While it is important to know what industries have the highest turnover rates, knowing the reason behind the quits is equally crucial.
For instance, in the tech industry, the high turnover rate for some of the professions might be due to high demand. Employers are willing to pay more to get the top talents, who are willing to grab the better job opportunities presented to them. Tech, being so web-based, is also one of the industries under the most pressure to offer a remote work policy.
On the flip side, there are volatile industries where the pay is low, the hours are long, and layoffs are rampant – retail, for example.
In other words, the high turnover rate can be an indication that the industry is either very healthy or not. Whatever business you are in, it is beneficial to know your sector’s average turnover rate so you know where you stand, especially in relation to your competitors.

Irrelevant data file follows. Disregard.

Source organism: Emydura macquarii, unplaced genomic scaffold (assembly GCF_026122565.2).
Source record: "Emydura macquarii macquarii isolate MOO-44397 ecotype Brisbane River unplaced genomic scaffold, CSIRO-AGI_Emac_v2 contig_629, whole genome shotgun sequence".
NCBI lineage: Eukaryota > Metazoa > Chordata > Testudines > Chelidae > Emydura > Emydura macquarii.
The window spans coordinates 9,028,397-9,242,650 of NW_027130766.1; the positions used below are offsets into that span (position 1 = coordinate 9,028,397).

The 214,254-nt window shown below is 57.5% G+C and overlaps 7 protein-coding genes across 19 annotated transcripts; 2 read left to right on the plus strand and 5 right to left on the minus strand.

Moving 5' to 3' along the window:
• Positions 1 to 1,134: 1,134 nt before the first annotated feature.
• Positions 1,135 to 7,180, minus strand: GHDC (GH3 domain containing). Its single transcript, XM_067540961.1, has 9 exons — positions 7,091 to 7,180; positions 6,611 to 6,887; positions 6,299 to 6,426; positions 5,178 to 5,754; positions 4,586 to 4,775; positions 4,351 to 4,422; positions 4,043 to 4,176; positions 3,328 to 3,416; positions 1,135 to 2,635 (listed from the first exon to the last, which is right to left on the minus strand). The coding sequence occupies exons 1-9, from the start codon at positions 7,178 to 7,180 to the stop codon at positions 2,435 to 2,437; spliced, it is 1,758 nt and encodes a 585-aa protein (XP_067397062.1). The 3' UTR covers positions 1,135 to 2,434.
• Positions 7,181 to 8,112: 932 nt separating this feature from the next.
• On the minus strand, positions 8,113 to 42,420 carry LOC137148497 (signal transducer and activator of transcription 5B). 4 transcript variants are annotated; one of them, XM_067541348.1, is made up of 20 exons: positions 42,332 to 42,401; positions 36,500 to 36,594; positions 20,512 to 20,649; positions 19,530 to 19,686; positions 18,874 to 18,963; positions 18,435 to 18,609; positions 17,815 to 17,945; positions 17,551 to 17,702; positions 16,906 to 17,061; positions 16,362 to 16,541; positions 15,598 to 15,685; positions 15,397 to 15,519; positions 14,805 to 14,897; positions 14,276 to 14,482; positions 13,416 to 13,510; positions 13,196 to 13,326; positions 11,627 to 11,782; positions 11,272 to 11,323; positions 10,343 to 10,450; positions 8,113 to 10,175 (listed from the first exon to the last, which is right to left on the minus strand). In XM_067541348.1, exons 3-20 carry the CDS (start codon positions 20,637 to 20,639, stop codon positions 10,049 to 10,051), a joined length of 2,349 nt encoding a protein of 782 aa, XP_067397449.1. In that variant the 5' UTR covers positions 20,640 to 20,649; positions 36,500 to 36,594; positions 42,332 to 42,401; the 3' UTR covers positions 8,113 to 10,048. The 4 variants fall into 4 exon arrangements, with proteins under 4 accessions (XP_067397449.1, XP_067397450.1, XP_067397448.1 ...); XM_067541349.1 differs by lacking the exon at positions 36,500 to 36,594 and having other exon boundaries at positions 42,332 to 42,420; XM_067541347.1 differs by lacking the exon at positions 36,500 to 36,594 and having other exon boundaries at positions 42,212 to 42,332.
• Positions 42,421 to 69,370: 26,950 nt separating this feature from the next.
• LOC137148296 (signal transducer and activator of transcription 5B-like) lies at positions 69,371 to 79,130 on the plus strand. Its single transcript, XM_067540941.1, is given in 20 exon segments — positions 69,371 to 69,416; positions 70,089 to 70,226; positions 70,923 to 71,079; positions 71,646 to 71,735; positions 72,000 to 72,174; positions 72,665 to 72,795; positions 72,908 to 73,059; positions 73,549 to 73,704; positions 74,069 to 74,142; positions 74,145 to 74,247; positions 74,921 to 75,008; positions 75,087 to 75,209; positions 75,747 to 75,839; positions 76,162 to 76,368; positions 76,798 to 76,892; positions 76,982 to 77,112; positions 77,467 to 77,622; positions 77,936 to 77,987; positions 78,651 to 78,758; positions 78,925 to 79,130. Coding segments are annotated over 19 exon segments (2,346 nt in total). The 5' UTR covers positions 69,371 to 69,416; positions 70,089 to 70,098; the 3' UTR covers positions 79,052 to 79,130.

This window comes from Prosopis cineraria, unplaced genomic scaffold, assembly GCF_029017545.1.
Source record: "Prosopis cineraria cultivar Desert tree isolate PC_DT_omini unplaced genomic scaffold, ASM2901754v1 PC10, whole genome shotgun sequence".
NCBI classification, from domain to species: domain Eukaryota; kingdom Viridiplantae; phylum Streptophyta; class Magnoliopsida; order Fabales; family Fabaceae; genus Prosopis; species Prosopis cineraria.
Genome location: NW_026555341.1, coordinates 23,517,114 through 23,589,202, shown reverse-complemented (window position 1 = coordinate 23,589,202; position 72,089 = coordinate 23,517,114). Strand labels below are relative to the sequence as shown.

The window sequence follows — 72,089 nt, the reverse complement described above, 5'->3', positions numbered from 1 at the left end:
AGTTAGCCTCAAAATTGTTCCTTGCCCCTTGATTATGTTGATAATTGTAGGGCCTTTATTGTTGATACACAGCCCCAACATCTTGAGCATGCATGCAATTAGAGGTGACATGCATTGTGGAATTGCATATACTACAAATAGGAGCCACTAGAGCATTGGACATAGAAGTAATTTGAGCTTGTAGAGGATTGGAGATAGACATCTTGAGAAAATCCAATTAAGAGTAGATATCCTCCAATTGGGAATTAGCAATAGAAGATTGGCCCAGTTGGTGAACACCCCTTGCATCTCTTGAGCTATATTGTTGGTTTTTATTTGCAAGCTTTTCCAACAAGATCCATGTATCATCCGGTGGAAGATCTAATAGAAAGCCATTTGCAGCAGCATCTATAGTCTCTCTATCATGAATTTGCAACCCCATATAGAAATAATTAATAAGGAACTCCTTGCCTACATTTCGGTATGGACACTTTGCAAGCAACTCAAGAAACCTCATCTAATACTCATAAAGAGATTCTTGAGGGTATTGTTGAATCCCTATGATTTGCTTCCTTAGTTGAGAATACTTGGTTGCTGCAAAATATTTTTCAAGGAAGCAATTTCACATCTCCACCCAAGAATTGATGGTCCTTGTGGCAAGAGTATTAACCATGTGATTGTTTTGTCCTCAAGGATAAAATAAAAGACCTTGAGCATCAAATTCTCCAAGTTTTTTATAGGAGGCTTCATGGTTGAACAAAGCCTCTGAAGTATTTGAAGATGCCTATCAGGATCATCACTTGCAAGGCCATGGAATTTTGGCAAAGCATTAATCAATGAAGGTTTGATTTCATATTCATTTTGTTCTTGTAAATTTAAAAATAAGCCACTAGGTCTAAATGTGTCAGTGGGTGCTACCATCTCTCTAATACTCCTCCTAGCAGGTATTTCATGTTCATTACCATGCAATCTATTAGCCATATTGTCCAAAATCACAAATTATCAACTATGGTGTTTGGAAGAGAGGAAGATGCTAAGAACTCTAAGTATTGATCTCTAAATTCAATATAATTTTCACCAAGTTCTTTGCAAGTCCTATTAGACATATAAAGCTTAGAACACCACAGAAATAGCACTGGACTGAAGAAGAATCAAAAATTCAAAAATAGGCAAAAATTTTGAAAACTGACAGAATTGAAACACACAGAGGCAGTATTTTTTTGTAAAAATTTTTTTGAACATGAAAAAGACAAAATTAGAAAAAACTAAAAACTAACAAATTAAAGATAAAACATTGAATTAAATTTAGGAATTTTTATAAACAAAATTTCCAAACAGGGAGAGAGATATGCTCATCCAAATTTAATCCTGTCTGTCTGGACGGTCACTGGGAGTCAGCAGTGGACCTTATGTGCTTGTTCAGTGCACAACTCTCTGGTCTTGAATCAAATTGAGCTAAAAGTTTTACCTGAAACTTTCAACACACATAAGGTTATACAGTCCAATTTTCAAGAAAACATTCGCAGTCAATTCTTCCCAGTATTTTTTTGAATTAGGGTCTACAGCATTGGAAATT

Industries with the Lowest Employee Turnover Rates
In the US, the government has an overall quit rate of 10.8%, which is very low compared to the private sector. The lowest is employment at the federal level, which has a 9% quit rate. State and local posts have a quit rate of 11%, but if you exclude the education sector, it goes up to 12.2%.
In the private sector, companies involved in various financial activities have one of the lowest employee turnover rates, which is at 17.8% on average. Here’s a breakdown of the financial sector:
- Finance and insurance: 16%
- Real estate, rental, and leasing: 23.1%
Other top performers in terms of low employee turnover are educational services (17.1%) and information services (22.1%).
Statistics on the Cost of Employee Turnover